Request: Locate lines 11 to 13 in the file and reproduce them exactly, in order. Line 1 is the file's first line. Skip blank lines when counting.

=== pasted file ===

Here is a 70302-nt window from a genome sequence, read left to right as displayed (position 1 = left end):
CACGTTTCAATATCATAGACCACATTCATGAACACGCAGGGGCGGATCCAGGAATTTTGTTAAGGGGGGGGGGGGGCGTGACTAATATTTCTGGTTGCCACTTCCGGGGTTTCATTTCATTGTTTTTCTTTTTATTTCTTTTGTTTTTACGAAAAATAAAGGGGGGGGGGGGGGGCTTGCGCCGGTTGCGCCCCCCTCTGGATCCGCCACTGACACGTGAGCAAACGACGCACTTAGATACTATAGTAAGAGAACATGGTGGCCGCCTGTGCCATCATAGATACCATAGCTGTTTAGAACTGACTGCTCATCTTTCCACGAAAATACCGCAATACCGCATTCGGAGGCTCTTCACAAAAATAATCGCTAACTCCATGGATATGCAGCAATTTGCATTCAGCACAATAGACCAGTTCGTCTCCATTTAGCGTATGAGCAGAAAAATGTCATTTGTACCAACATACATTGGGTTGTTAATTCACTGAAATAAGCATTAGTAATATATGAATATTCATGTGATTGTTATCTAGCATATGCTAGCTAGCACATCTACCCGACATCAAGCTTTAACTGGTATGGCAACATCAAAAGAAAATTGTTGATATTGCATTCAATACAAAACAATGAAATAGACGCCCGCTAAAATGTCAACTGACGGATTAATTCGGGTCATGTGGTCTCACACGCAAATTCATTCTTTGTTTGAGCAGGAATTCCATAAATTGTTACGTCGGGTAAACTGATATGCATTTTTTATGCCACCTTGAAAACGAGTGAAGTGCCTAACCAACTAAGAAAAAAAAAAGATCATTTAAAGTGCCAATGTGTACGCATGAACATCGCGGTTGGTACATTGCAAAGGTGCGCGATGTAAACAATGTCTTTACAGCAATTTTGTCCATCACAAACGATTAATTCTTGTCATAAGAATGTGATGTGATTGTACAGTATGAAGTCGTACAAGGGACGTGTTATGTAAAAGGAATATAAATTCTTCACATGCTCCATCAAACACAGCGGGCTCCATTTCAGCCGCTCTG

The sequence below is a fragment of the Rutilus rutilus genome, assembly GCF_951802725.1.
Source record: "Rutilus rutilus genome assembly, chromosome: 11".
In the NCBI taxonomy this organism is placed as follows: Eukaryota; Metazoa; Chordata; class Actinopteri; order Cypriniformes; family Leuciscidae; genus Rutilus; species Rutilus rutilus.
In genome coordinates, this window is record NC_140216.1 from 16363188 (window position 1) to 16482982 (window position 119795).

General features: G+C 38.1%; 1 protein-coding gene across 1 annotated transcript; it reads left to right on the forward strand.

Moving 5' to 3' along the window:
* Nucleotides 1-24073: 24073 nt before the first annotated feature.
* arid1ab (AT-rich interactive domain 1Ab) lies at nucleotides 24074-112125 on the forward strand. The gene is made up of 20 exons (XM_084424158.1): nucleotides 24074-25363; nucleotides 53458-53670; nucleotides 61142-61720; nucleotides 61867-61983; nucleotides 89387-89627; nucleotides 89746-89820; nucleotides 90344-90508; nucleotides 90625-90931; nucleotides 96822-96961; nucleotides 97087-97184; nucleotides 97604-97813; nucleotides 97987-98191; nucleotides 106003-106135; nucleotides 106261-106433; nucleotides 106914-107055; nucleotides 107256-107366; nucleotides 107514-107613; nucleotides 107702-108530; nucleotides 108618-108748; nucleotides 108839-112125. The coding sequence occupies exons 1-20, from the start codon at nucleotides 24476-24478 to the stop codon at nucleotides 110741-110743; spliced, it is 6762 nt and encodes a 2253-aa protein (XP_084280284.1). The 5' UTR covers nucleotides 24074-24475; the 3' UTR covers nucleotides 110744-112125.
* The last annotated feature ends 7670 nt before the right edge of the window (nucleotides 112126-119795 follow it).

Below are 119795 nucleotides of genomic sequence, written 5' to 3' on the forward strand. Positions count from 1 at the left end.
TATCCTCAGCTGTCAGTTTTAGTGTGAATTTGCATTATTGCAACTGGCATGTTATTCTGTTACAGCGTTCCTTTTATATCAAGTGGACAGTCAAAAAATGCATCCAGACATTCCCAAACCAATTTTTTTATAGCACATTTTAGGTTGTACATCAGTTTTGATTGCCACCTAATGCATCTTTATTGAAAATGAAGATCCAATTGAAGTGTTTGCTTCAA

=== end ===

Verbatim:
* The last annotated feature ends 7670 nt before the right edge of the window (nucleotides 112126-119795 follow it).

Below are 119795 nucleotides of genomic sequence, written 5' to 3' on the forward strand. Positions count from 1 at the left end.
TATCCTCAGCTGTCAGTTTTAGTGTGAATTTGCATTATTGCAACTGGCATGTTATTCTGTTACAGCGTTCCTTTTATATCAAGTGGACAGTCAAAAAATGCATCCAGACATTCCCAAACCAATTTTTTTATAGCACATTTTAGGTTGTACATCAGTTTTGATTGCCACCTAATGCATCTTTATTGAAAATGAAGATCCAATTGAAGTGTTTGCTTCAA